Unfortunately, home secretaries often made such decisions on political grounds, rather than weighing the merits objectively. When I was researching the life of Lord Haw-Haw, William Joyce, I asked the late Roy Jenkins why the home secretary in 1945, James Chuter Ede, had not commuted the Joyce verdict, since it was even then controversial. Lord Jenkins told me that politicians often made such decisions according to whether they wanted to look tough and strong, or generous and liberal. That is, their own image was often more germane to the decision than objective justice. (There was also a draconian civil servant at the Home Office, Sir Frank Newsome, who cropped up in the Joyce and Ellis cases, guiding the minister not to show any weakness.)

Thus the case for the death penalty was weakened by bad judges and self-serving politicians. Individuals were executed who should not have been.



Mark that first twist of logic - the state's involvement in mass killing abroad is sufficient to allow some involvement in a light sprinkling of killing at home. But Kenny discusses the objections as if their sole relevance was that a few people made bad judgments at the time. But human justice is fallible (unlike God's), and it is just possible that innocent people could be put to death, simply by mistake. Misunderstanding of evidence, eagerness to get a verdict, the desire for swift justice... there are many, many failings that human beings are heir to. Kenny continues:

But there is a case, I still believe, for the death penalty: very conservatively exercised, very seldom used, and even, if you like, usually rescinded, at the steps of the gallows itself...



As Christopher Hitchens once noted:

"Lesson one in the application of the death penalty ... is that the more you impose it, the more you are obliged to impose it."



Hence Ricky Ray Rector - once the genie is out of the bottle, it is all too easy for obese, opportunistic politicians to make three wishes in the hope of getting elected. That is especially so if you use the death penalty as a kind of spiritual tax; if you today kill Ian Huntley, there are many human beings awaiting secret trials without jury and who have no idea what the charges are against them who will be in the gas chamber tomorrow. After all, who would support the death penalty for the Soham murderer and yet refuse it for a bunch of terrorists? Similarly, if the death penalty had still been in existence at the time of the Birmingham bombing, six innocent Irish men and women would have been put to death. We would probably not today know of police coercion, brutality, forced confessions and rigged trials. Because that is the trouble with a dead person - that person, innocent or not, can never fight to clear his or her name. Kenny concludes:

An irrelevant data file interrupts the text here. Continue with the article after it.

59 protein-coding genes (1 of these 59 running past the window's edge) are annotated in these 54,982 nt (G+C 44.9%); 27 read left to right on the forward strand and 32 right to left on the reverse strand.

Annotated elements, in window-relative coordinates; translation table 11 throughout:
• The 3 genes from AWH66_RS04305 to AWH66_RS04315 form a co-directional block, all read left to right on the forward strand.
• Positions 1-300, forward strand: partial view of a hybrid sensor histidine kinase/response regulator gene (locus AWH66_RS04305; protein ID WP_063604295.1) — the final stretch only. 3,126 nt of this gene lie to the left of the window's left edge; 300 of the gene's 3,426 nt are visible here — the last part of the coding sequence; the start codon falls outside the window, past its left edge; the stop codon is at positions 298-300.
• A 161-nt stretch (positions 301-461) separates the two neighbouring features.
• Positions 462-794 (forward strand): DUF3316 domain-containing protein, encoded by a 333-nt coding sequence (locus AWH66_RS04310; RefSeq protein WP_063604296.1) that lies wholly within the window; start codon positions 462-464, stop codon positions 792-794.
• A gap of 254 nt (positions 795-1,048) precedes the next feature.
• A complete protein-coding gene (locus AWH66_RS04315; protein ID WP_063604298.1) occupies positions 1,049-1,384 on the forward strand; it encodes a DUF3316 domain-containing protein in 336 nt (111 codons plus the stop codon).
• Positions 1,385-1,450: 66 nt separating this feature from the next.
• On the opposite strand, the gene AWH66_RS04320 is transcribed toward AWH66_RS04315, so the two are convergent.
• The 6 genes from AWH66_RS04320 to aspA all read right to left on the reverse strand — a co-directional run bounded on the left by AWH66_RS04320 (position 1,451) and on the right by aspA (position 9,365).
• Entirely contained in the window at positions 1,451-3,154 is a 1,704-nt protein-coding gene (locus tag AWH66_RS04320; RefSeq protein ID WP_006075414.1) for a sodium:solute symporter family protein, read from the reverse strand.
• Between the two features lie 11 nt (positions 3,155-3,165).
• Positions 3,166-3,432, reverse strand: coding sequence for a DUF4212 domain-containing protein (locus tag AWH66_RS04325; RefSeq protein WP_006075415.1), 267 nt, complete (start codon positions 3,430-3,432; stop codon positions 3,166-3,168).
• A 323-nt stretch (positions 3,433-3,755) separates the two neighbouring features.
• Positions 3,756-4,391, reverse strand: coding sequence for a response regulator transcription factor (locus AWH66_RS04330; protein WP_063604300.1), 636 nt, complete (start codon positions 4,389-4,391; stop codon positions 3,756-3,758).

Yet the very existence of those gallows underlines an idea we must not allow to become "banalised": that murder, deliberately carried out, is a heinous crime.

...

There is also a spiritual case against capital punishment: Lord Longford befriended Myra Hindley right until the end, because he maintained "everyone can be redeemed". And yet perhaps a person might redeem his soul better by paying with his life for the life or lives he brutally extinguished - and, where the young are concerned, the futures he destroyed - in a ceremony that is terrifying in its symbolic power: that walk to the execution chamber.



This terrible, ominous fetishism is the nec plus ultra of religious fanaticism. It would almost be better to allow mob justice and lynchings than have the death penalty sanctified by the "symbolic power" of "that walk to the execution chamber". I don't much care what happens to anyone's soul, but I am interested in what kind of society we become. There are, possible, exceptional circumstances where the state might have to kill - but it should remain outside the law, precisely in order to retain the guilt and stigma about such wicked acts, not erected in law and public view as a "terrifying" testament to our austere morality.

Still, as Bill Hicks once argued, you can understand Christians supporting the death penalty, even if there is no footnote to "Thou Shalt Not Kill" - after all, "if it wasn't for the death penalty, there'd be no Easter. And that's a three day week-end where I come from, so fuck it! Let's fry these people up!"